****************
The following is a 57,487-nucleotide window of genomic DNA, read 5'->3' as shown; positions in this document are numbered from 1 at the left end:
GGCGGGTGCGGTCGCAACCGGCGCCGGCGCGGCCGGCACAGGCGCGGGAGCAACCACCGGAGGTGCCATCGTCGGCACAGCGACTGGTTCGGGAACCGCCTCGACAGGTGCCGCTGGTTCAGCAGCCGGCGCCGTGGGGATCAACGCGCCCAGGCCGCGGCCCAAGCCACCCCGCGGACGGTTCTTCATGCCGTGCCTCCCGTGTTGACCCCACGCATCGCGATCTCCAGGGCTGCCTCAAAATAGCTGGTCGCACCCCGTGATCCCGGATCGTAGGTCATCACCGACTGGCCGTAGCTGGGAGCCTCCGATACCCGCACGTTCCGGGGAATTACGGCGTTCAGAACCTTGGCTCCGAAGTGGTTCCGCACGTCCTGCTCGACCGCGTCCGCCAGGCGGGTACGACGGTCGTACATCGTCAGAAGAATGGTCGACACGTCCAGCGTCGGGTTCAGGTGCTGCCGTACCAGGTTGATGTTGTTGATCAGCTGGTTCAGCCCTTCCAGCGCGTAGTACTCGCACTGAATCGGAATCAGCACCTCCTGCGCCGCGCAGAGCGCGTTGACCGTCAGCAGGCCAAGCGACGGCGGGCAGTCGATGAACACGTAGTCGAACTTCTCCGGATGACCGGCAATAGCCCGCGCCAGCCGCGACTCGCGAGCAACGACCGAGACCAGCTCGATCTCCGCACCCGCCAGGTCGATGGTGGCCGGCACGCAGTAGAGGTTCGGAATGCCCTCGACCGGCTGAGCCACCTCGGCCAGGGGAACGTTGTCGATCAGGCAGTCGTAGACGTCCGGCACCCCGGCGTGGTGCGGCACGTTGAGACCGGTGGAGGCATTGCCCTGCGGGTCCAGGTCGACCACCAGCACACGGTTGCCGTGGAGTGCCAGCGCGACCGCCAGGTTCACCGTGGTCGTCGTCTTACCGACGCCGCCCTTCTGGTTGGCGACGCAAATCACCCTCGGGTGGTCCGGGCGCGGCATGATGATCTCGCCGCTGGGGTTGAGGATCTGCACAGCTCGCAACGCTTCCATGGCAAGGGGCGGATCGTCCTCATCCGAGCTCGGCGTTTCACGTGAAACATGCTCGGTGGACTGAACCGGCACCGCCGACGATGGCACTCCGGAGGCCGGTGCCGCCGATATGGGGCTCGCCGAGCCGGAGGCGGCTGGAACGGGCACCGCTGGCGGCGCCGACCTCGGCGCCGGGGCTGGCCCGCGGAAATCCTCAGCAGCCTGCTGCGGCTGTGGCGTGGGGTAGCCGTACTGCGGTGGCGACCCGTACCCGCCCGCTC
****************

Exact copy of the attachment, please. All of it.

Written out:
The following is a 57,487-nucleotide window of genomic DNA, read 5'->3' as shown; positions in this document are numbered from 1 at the left end:
GGCGGGTGCGGTCGCAACCGGCGCCGGCGCGGCCGGCACAGGCGCGGGAGCAACCACCGGAGGTGCCATCGTCGGCACAGCGACTGGTTCGGGAACCGCCTCGACAGGTGCCGCTGGTTCAGCAGCCGGCGCCGTGGGGATCAACGCGCCCAGGCCGCGGCCCAAGCCACCCCGCGGACGGTTCTTCATGCCGTGCCTCCCGTGTTGACCCCACGCATCGCGATCTCCAGGGCTGCCTCAAAATAGCTGGTCGCACCCCGTGATCCCGGATCGTAGGTCATCACCGACTGGCCGTAGCTGGGAGCCTCCGATACCCGCACGTTCCGGGGAATTACGGCGTTCAGAACCTTGGCTCCGAAGTGGTTCCGCACGTCCTGCTCGACCGCGTCCGCCAGGCGGGTACGACGGTCGTACATCGTCAGAAGAATGGTCGACACGTCCAGCGTCGGGTTCAGGTGCTGCCGTACCAGGTTGATGTTGTTGATCAGCTGGTTCAGCCCTTCCAGCGCGTAGTACTCGCACTGAATCGGAATCAGCACCTCCTGCGCCGCGCAGAGCGCGTTGACCGTCAGCAGGCCAAGCGACGGCGGGCAGTCGATGAACACGTAGTCGAACTTCTCCGGATGACCGGCAATAGCCCGCGCCAGCCGCGACTCGCGAGCAACGACCGAGACCAGCTCGATCTCCGCACCCGCCAGGTCGATGGTGGCCGGCACGCAGTAGAGGTTCGGAATGCCCTCGACCGGCTGAGCCACCTCGGCCAGGGGAACGTTGTCGATCAGGCAGTCGTAGACGTCCGGCACCCCGGCGTGGTGCGGCACGTTGAGACCGGTGGAGGCATTGCCCTGCGGGTCCAGGTCGACCACCAGCACACGGTTGCCGTGGAGTGCCAGCGCGACCGCCAGGTTCACCGTGGTCGTCGTCTTACCGACGCCGCCCTTCTGGTTGGCGACGCAAATCACCCTCGGGTGGTCCGGGCGCGGCATGATGATCTCGCCGCTGGGGTTGAGGATCTGCACAGCTCGCAACGCTTCCATGGCAAGGGGCGGATCGTCCTCATCCGAGCTCGGCGTTTCACGTGAAACATGCTCGGTGGACTGAACCGGCACCGCCGACGATGGCACTCCGGAGGCCGGTGCCGCCGATATGGGGCTCGCCGAGCCGGAGGCGGCTGGAACGGGCACCGCTGGCGGCGCCGACCTCGGCGCCGGGGCTGGCCCGCGGAAATCCTCAGCAGCCTGCTGCGGCTGTGGCGTGGGGTAGCCGTACTGCGGTGGCGACCCGTACCCGCCCGCTC